Tuesday, February 5, 2008

Savior Music

Remember how it used ta make you feel…
Butthole-to-butthole in a some small spot, rockin’ wit’cho peeples.
Bobbin yo head to that beat that was bangin’ like…BOOM…BOOM…BOOM!

Remember watching the DJ work the 1’s and 2’s, mixin’ up that brand new hotness.
Seem like e’er week somebody dropped a new style or found a new cut that just HAD ta be messed with.

Remember how wild it was when the MC rocked the mic - flow was off da CHAIN.
Freestyle battle, so you know most of it was straight off the dome.
Pre-written was fo’ suckas.
That’s where the swords were sharpened, cuz you hadta come correct and respect wasn’t just given, it hadta be earned.

Remember the B-boy crews with the cardboard on tha sidewalk twisting and contorting their bodies into crazy positions.

Remember watchin’ the artists do they thang with the steady hand. Full-blown…no brushes…flawless…and you couldn’t tell us it wasn’t art.

Remember when the crowd was the critic.
E’erbody listened to e’re syllable, e’er beat, watched e’er move, and e’er pass of the can and didn’t hesistate ta give a nigga tha bizness, when necessary.

Remember when tha 4-elements were still pure.

Remember when niggaz did it fo’ free, cuz it used to be solely about expression. Music by the people for the people. It wasn’t about the money, cuz there was little to be gotten at the time.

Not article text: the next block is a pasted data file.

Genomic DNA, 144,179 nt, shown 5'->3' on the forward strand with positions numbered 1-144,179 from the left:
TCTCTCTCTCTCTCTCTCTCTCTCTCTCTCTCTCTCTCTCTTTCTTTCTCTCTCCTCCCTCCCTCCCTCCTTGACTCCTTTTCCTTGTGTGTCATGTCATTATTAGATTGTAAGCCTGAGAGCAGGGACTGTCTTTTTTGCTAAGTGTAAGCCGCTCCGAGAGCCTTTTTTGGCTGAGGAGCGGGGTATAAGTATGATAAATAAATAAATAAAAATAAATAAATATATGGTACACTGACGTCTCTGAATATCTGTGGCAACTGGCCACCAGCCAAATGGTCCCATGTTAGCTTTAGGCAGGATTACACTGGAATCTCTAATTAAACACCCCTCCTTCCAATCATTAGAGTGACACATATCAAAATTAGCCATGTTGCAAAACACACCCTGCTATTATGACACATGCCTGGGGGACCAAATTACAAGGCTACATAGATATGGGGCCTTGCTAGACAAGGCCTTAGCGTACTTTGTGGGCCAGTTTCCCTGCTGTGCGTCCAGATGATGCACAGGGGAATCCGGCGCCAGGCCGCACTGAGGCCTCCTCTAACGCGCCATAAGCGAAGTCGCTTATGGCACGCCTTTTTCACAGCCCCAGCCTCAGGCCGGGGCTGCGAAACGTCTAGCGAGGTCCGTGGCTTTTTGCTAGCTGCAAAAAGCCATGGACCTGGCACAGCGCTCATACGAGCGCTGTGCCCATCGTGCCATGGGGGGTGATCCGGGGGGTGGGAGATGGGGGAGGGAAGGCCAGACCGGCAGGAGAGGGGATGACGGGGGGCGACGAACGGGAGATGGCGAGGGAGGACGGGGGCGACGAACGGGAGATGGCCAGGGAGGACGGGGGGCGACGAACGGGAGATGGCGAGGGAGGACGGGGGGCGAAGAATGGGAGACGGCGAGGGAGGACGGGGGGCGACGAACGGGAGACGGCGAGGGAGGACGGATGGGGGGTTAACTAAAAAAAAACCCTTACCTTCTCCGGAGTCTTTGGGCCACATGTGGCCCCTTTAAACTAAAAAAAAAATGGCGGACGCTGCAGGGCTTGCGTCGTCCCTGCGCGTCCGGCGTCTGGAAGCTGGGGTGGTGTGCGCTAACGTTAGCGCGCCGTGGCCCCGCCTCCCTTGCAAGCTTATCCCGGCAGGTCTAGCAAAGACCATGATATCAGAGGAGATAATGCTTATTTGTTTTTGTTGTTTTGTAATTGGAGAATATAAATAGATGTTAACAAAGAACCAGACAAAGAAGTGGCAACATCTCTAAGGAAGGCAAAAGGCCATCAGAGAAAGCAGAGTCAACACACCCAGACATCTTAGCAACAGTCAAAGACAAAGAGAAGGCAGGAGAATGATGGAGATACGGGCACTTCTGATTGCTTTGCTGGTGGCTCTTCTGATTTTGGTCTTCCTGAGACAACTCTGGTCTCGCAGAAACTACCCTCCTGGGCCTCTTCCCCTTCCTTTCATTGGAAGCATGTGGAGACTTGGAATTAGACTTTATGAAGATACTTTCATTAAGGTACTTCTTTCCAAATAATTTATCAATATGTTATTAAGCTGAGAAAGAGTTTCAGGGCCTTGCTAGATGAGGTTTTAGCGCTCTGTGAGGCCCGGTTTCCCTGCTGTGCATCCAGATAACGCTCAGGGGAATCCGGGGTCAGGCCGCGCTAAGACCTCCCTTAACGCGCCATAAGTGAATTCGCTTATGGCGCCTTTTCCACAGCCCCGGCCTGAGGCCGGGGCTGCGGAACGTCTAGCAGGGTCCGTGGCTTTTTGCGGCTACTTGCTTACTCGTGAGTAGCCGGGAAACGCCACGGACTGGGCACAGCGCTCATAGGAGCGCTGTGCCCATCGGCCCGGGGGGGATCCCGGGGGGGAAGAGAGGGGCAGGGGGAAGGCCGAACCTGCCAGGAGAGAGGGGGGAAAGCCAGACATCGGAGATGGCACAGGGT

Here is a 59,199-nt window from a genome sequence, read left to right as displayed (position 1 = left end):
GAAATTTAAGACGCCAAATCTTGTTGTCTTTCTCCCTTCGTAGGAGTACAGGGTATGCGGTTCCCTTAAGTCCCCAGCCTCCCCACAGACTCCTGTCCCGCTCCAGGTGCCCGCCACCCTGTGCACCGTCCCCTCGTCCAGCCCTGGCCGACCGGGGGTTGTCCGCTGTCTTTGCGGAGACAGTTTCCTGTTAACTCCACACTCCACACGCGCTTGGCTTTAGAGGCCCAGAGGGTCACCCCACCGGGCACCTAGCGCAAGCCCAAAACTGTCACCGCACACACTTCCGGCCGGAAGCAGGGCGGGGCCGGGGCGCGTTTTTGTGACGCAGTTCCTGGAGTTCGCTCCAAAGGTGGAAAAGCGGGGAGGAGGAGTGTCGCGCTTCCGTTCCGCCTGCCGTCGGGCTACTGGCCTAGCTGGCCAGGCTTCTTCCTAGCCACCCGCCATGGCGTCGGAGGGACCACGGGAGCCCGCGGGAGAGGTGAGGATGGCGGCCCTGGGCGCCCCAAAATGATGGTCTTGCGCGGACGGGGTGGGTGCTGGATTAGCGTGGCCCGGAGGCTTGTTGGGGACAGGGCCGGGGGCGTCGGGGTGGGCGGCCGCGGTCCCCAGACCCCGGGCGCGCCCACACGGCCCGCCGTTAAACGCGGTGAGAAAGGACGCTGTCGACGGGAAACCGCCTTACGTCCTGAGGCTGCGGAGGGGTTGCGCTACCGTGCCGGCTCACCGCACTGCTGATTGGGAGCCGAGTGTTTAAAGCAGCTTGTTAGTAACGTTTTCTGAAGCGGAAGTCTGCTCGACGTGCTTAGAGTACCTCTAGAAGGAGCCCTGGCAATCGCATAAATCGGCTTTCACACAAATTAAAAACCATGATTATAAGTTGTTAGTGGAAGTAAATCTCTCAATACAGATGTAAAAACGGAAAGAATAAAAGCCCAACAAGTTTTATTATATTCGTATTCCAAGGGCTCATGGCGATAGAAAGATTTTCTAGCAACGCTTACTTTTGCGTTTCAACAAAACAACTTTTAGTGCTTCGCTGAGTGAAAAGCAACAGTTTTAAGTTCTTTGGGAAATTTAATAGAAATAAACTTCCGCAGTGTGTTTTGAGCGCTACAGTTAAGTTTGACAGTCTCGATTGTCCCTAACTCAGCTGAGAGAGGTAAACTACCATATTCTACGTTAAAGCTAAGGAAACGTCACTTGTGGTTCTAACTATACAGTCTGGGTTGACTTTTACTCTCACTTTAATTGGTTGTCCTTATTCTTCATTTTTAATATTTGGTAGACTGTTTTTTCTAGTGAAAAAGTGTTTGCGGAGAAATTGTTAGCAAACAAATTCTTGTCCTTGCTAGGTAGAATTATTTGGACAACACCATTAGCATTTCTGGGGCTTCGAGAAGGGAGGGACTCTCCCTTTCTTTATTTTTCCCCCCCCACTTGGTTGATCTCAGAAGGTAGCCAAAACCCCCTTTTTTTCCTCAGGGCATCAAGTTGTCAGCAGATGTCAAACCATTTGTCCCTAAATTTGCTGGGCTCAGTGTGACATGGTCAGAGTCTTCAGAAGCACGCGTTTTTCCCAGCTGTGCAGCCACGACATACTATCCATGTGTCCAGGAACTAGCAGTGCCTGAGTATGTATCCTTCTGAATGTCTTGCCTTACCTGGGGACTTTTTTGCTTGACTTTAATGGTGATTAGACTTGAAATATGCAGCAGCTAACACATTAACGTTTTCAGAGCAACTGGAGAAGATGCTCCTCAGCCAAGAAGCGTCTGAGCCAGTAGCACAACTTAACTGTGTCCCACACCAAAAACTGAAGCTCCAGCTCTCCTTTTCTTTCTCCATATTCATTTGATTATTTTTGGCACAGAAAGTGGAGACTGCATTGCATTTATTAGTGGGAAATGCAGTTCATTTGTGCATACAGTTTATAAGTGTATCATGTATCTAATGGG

Remember Common’s “I Used To Love H.E.R.”, Boogie Down Productions’ “The Bridge is Over”, Beastie Boys’ “Paul Revere”, Public Enemy’s “Fight The Power”, A Tribe Called Quest’s “Scenario”, LL Cool J’s “I’m Bad”, Doug E. Fresh and Slick Rick’s “The Show”, and the list goes on 4-eva.

Back then, MC’s weren’t just rappers. They were lyricists who carefully, thoughtfully, and insightfully strung stanzas of poetry together over beats. There was a sense of pride. MC’s worked diligently to establish their individuality and to develop a sound that was unlike any other MC.

The music touched yo’ soul. It was relevant, conscious, and uplifting.

There was a love for the art that was hip-hop. Creativity and innovation were its cornerstone.

We had mad love fo’ it. It was our baby, constantly growing. And, we loved that fact that it was maturing, but our child has lost its way. Maybe it’s our fault – NEGLECT. Maybe it’ll come back like the prodigal son.

Is hip-hop dead?

Savior Sol…Revolution for Retail…”Quality at any cost”.

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